None are so rich that they can get along without it, and none so poor but are richer for its benefits.
It creates happiness in the home, fosters good will in business, and is the countersign of friends.
It is a rest for the weary, daylight for the discouraged, sunshine for the oppressed, and Nature’s best antidote for trouble.
It cannot be bought, begged, borrowed, stolen, or coerced for it has no earthly good to anybody until it is given away.
And if you should meet someone who is too tired to give you one, can you please leave one of yours?
For no one needs it as much as those who have none to give.
Smile!

What is Marketing (and why most people do not know)?

Someone once quipped that you can learn everything you need to know about marketing in a day, but it will take you a lifetime to master. I could not agree with this statement more. Most people see a portion of what they think marketing entails, and conclude that they understand how to market their product or service.

Most people erroneously see marketing as either public relations, advertising, or product packaging or a combination of all of these. What they fail to realize is that marketing is some much more than anyone of this tactical objectives. Marketing’s real objectives include reducing the friction in sales, improving brand awareness, and maximize your return on effort of promoting your products or services. (look for another blog on what return on effort means).

Marketing’s ultimate goal is to create a plan of action and to ACT on that plan. If conducting business is very much like warfare (see Sun Tzu's “The Art of War”), then marketing is responsible for …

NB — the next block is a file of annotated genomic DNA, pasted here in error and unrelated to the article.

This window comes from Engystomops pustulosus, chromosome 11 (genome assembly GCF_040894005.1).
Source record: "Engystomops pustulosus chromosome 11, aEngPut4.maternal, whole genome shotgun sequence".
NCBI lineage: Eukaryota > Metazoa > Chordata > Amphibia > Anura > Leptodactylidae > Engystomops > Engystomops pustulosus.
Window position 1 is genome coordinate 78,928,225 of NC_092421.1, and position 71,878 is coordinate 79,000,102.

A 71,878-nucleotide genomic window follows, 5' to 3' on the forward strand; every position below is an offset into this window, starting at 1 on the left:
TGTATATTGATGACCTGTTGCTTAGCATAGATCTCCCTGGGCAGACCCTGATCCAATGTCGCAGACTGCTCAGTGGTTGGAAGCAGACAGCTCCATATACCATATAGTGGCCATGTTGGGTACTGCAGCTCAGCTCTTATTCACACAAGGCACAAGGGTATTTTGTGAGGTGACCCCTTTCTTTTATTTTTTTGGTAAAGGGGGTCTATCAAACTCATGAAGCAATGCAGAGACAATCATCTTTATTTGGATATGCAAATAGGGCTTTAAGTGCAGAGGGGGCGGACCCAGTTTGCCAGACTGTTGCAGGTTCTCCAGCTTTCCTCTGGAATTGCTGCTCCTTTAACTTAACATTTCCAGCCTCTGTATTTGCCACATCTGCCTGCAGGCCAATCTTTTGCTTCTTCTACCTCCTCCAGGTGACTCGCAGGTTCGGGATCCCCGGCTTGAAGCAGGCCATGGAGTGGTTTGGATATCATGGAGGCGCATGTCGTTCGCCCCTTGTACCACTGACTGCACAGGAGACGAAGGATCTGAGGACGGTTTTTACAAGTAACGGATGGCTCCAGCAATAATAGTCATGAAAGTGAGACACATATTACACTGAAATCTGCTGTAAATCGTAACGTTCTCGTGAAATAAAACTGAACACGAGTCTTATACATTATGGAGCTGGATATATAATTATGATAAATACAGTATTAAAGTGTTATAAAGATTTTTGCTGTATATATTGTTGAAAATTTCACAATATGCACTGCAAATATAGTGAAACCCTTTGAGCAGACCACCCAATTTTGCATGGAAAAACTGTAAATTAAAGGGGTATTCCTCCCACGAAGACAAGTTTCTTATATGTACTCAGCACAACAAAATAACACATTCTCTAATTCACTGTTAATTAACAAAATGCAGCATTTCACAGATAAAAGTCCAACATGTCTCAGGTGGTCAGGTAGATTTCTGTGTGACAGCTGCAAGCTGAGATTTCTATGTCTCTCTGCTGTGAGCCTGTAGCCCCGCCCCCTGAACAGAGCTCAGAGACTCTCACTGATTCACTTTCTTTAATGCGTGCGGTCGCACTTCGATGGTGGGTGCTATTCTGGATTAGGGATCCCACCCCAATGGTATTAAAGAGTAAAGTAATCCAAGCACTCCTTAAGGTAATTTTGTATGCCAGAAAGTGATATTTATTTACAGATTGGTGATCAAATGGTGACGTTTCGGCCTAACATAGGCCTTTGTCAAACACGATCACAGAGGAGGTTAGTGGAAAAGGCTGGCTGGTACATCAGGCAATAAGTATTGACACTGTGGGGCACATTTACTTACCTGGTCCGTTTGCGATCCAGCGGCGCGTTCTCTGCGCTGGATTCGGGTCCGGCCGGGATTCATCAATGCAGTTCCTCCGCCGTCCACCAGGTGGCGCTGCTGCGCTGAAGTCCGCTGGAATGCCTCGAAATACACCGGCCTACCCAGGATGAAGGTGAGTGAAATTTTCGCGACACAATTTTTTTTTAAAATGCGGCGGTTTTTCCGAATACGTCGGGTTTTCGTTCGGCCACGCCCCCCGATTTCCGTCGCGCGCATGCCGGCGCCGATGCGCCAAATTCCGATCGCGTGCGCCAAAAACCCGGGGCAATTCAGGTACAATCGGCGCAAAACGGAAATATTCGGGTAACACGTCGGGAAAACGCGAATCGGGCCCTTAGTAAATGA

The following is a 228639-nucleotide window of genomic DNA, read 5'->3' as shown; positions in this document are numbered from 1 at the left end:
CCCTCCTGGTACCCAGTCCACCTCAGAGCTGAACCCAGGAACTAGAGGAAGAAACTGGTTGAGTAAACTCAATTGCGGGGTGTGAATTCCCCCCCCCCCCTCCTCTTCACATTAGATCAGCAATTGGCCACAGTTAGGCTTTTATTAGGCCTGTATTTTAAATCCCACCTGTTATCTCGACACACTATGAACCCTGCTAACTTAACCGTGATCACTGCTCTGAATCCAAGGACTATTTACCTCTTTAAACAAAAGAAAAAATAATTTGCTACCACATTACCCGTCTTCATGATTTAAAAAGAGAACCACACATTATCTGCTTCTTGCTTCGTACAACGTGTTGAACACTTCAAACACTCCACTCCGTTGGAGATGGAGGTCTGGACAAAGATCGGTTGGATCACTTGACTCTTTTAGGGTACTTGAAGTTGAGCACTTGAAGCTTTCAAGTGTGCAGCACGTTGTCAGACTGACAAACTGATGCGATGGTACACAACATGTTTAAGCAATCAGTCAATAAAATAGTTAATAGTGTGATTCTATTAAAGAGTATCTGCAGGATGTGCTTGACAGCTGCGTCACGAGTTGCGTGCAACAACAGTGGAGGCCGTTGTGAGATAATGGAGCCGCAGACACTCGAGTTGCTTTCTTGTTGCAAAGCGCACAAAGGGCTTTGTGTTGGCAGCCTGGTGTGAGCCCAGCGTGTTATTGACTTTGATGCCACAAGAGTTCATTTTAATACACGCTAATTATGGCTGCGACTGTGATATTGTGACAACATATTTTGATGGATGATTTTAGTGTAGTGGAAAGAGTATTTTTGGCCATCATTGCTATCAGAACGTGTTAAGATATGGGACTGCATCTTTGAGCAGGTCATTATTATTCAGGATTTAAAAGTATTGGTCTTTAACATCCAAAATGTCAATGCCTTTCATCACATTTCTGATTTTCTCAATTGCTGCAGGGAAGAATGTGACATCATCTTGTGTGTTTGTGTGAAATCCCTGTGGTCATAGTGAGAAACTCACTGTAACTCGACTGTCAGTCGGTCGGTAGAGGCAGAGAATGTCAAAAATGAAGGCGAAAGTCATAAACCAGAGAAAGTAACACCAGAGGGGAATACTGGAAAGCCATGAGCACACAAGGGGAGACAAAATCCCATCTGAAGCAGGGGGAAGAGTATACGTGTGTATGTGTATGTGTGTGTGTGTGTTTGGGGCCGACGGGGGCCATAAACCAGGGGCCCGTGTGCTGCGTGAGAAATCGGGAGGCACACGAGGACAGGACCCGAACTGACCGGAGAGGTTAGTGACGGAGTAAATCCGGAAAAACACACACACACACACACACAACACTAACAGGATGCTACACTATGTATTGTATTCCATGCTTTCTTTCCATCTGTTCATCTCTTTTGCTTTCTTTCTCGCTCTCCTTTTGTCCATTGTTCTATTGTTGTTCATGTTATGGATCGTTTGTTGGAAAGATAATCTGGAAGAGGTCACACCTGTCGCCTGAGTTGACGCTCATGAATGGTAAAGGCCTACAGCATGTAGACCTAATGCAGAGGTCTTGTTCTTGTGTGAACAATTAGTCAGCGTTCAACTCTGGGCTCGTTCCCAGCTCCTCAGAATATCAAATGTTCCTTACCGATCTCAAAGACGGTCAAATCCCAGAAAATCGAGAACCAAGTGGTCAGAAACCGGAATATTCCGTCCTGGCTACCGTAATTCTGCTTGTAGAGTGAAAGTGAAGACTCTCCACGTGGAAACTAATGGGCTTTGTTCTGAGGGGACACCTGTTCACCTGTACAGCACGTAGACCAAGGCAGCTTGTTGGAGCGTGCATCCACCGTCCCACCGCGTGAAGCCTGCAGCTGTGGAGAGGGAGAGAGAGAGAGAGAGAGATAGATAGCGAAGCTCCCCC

Your Customer's Customer

Many moons ago, while working at Harris Semi- conductors and a marketing manager, I had a disagreement with my boss about who ultimately paid our salaries. When I told him, “Our customers pay our paychecks; and actually it is our customers’ customers who paid our paychecks,” his retort was that he paid my salary. My boss felt that is was marketing’s job to convince our customers of what they wanted, preferably that it would be what we were trying to sell. Hard to believe that this guy got his MBA from the Sloan Business School!

I knew it then, and it has been proven to me over and over again that my boss was wrong (although I did get sacked for not only this disagreement but many others). What is important then is still important now. In sales, it is NOT what you are selling, what is important is the problems you are solving for your customer. The number one problem customers will face is what should they make to satisfy the needs and desires of their existing and potential customers.

Persistence

Nothing in the world can take the place of Persistence.
Talent will not; Nothing is more common than unsuccessful men with talent.
Genius will not; Unrewarded genius is almost a proverb.
Education will not; The world is full of educated derelicts.
Persistence, grit, and determination alone are omnipotent.
The desire and ability to press on has and always will solve the problems of the human race and divide those who achieve from those who might have been.

Nickel and Diming

During my early business life I was always struck by the fact that “expensive” hotels charged extra for everything, local calls, internet, movies, newspapers, breakfast, etc.; at the same time, more affordable hotels included everything. Although these less pricey hotels did not have marble foyers or linen tables, they did offer things that a very young, weary, traveler wanted: a clean room, safe & quiet environment, and some perks.
For the exorbitant prices you paid at the high-end hotels, everything should have been included. What they should have done is given rebates back for things you did not use instead of nickel and diming us to death.